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#Bookreview ELIZABETH WIDVILLE, LADY GREY: EDWARD IV’S CHIEF MISTRESS AND THE ‘PINK QUEEN’ by John Ashdown-Hill (@penswordbooks) #history

Hi all. I bring you a book that digs deep into a fascinating historical period.

Elizabeth Widville. Lady Grey by John Ashdown-Hill
Elizabeth Widville. Lady Grey by John Ashdown-Hill

Elizabeth Widville, Lady Grey: Edward IV’s Chief Mistress and the ‘Pink Queen’ by John Ashdown-Hill

Wife to Edward IV and mother to the Princes in the Tower and later Queen Elizabeth of York, Elizabeth Widville was a central figure during the War of the Roses. Much of her life is shrouded in speculation and myth – even her name, commonly spelled as ‘Woodville’, is a hotly contested issue.

Born in the turbulent fifteenth century, she was famed for her beauty and controversial second marriage to Edward IV, who she married just three years after he had displaced the Lancastrian Henry VI and claimed the English throne. As Queen Consort, Elizabeth’s rise from commoner to royalty continues to capture modern imagination. Undoubtedly, it enriched the position of her family. Her elevated position and influence invoked hostility from Richard Neville, the ‘Kingmaker’, which later led to open discord and rebellion.

Throughout her life and even after the death of her husband, Elizabeth remained politically influential: briefly proclaiming her son King Edward V of England before he was deposed by her brother-in-law, the infamous Richard III, she would later play an important role in securing the succession of Henry Tudor in 1485 and his marriage to her daughter Elizabeth of York, thus and ending the War of the Roses.

Elizabeth Widville was an endlessly enigmatic historical figure, who has been obscured by dramatizations and misconceptions. In this fascinating and insightful biography, Dr John Ashdown-Hill brings shines a light on the truth of her life.

https://www.pen-and-sword.co.uk/Elizabeth-Widville-Lady-Grey-Hardback/p/16407

https://www.amazon.com/Elizabeth-Widville-Lady-Grey-Mistress-ebook/dp/B07WR3Y3M4/

https://www.amazon.co.uk/Elizabeth-Widville-Lady-Grey-Mistress-ebook/dp/B07WR3Y3M4/

https://www.amazon.es/Elizabeth-Widville-Lady-Grey-Mistress-ebook/dp/B07WR3Y3M4/

About the author:

Dr John Ashdown-Hill was a well-known medieval historian, having published extensively on a variety of topics within that period but focussing mainly on the Yorkist era. He is best-known for his pivotal role in uncovering the burial place of King Richard III for and for tracing collateral female-line descendants of Richard’s elder sister to establish his mtDNA haplogroup, which matched the mtDNA of the bones found in the Leicester car park. In 2015 he was awarded an MBE ‘for services to historical research and the exhumation and identification of Richard III’.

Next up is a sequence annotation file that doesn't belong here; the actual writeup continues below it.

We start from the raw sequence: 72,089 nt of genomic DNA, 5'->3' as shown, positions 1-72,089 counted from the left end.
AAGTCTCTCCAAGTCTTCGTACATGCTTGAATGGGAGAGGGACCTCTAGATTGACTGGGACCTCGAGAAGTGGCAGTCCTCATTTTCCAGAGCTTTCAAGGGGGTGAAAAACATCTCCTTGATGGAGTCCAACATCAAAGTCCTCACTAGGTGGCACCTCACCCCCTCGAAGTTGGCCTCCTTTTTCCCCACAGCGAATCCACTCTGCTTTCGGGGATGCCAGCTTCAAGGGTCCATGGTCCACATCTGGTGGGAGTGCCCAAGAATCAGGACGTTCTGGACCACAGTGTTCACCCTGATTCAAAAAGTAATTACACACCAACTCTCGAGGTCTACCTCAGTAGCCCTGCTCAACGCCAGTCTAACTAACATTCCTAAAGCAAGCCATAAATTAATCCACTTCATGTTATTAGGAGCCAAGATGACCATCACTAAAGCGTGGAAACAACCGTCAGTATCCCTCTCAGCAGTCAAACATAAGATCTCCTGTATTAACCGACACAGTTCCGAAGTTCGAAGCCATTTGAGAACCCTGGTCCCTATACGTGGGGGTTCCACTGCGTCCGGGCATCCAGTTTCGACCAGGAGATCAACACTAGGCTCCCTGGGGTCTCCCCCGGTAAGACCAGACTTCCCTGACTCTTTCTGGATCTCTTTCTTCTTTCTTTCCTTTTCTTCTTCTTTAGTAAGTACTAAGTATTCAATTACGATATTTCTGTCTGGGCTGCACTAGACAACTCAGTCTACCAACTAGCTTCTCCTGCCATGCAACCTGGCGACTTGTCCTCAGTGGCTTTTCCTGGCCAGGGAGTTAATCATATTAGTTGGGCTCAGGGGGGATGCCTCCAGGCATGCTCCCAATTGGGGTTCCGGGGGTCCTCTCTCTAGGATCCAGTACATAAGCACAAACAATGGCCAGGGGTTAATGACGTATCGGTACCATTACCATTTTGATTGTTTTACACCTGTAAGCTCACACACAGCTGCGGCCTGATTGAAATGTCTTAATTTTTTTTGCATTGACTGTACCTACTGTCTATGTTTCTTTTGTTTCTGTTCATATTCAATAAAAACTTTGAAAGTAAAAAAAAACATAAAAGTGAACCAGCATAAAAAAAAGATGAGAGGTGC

https://en.wikipedia.org/wiki/John_Ashdown-Hill

https://www.johnashdownhill.com/

My review:

Thanks to Rosie Croft from Pen & Sword for sending me an early hardback copy of this book, which I freely chose to review. This is a book that has put a new spin on the word “research” for me.

I am no expert on UK history in general, and my knowledge of the particular period covered in this book is patchy at best (we’ve all heard of the War of the Roses, and thanks to Shakespeare’s plays are familiar with at least some of the characters who played important parts in the events…), but a passing comment about this queen included in a book I read recently got me curious, and on reading the credentials of the author (who unfortunately passed away in 2018), I decided to read it.

This is not a book that simply picks up a few known facts and creates a semblance of a chronology and a fictionalised biography of the person. This is a truly exhaustive study of all the resources available (I’m no expert, so there might be some the author missed, but judging by the thoroughness of the text and the bibliography, they’d have to be pretty obscure), not only books, letters, official documents, court records, but also portraits, coins, sculptures, and even a study of the DNA of one of the queen’s known distant relatives. The author studies all aspects of this historical figure, many in dispute for years: the spelling of her name (there are many versions available and he explains the reasons why), her hair colour, her marriage (a secret marriage, which, it seems, was not as uncommon as it might sound, and definitely Edward IV was fond of them), her relationships with a number of historical figures (and her possible involvement in their fates), her religious faith, her lineage… He even tried to trace a possible sample of wood from her coffin, but it seems that if it had ever existed it was misplaced, and it’s not reappeared so far. Well, you get an idea.